After starting the week by confirming a rumor and hiring Davey Martinez as manager, the Nats continued the week by confirming a rumor and hiring Kevin Long as hitting coach. Long has been a MLB hitting coach for a decade, and is well-respected. This seems like a very good hire.

It’s hard to know how much a hitting coach affects a team as a whole. Maybe if everything else stays the same, and the hitting coach changes, you’ll get some insight. But that doesn’t really happen much.

Instead, the hitting coach – a combination swing analyst, psychoanalyst, and pep talk deliverer – has to try to keep individual hitters on track. Most decent major league hitting coaches can break down video enough to see if someone is locking out their arm, dipping, flying out, or other terms that make me sound like I know how to diagnose a swing to those who don’t.

And most hitters don’t need a ton of feedback on most days. But when they slump, they turn to the hitting coach. Or, a player might be doing fine, but the hitting coach notices a way to improve him. It’s the individual stories that get you thinking a hitting coach may be a better than decent one. Kevin Long has a few of those.

Long is a studious hitting coach – not just going by instincts alone. Maybe that’s because he was never a major leaguer. He was a center fielder on a great University of Arizona squad that included Trevor Hoffman. A few of his teammates has good major league careers, he wasn’t one of them. So he went into coaching. And the word “cerebral” may be a good way to describe his approach. According to the New York Times:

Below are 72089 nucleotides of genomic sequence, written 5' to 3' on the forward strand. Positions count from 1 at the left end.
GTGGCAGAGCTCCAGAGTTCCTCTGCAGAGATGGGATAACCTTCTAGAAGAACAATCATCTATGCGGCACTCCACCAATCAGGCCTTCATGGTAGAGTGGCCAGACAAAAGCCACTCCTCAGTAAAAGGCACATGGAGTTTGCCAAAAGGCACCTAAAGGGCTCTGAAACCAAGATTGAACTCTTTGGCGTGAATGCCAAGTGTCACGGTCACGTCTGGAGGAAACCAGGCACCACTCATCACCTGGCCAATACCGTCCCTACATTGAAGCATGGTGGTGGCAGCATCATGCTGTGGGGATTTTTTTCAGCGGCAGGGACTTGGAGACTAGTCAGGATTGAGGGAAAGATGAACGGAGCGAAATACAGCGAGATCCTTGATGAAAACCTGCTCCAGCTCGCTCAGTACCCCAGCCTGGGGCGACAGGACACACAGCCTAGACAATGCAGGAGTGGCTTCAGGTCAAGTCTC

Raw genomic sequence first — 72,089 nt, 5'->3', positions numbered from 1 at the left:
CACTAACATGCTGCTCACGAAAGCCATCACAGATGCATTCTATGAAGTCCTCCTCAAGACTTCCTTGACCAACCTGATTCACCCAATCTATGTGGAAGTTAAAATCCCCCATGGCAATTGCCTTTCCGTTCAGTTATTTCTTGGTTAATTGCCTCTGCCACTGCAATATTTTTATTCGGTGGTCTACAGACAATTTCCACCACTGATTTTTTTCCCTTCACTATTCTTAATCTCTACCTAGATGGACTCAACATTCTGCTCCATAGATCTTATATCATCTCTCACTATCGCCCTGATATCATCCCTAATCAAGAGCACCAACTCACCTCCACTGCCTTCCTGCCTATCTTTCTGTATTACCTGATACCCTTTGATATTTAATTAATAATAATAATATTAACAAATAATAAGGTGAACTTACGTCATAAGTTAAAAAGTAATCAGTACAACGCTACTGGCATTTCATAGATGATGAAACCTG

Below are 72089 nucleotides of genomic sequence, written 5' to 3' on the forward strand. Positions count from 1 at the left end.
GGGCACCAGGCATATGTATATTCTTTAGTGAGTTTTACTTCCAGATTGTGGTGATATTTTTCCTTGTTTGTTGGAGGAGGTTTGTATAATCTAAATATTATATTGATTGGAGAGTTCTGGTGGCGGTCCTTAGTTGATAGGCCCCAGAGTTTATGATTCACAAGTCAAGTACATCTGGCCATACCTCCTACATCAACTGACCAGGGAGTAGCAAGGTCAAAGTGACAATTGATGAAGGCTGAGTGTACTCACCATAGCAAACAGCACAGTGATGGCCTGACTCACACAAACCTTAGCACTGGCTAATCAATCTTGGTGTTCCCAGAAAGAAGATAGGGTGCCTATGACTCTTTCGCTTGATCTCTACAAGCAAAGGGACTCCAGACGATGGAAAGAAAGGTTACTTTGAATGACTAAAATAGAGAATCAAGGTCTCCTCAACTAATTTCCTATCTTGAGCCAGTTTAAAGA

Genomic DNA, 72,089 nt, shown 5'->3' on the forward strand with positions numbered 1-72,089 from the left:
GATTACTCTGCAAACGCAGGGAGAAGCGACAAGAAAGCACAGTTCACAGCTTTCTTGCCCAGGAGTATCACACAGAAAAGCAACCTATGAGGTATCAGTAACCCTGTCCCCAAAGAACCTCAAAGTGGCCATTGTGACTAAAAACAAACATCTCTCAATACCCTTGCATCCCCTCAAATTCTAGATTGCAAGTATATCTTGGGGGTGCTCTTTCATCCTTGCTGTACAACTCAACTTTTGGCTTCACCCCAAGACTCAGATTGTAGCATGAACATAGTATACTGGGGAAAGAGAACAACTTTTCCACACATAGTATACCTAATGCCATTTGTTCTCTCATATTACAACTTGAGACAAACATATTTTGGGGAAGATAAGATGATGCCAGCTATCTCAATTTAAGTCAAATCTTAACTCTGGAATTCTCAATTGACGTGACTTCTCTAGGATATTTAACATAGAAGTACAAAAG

To learn about mechanics, he analyzed videotape of Barry Bonds. (From Long’s perspective, Bonds is one of a few players — Joe Mauer, Albert Pujols and Alex Rodriguez are a few others — with a perfect swing.) He also consulted biomechanical experts. He devoured books, “but that’s somebody else’s philosophy, somebody else’s way of teaching hitting,” Long said. “I wanted to come up with my own way.”

Long also knows that everyone takes instruction differently, and just like every player’s hitting approach should be different, so should his approach to teaching them. He has a reputation for making hitters feel comfortable. That does get them hits, but it makes it easier to get them to take instruction.

He was the Yankees hitting coach for 7 years, and over that period, he was credited with helping the team stay a top offense. Much of that had to do with the lineup and the payroll, but the players seems to like him. Alex Rodriguez “swore by” Kevin Long, according to Jon Heyman.

He helped Nick Swisher totally rebuild his swing, and Swisher called him, among other things “the best shrink in the game.” Curtis Granderson, after a poor debut with the Yankees, also had Long to thank for his recovery and eventual excellent as a hitter with the Yankees.

And of course, Daniel Murphy often publicly credits Kevin Long for his evolution as a player, from a .290-ish, dozen HR hitter to a .325-ish, two dozen HR hitter. No surprise the change happened in Long’s first season with the Mets.

The one thing Swisher, Granderson, and Murphy all have in common? They each showed significantly increased power after studying under Long’s tutelage. Ok, actually they have two things in common – they were lefties that showed increased power after working with Long.

Do I hear Bryce topping 50, anyone?

By Charlie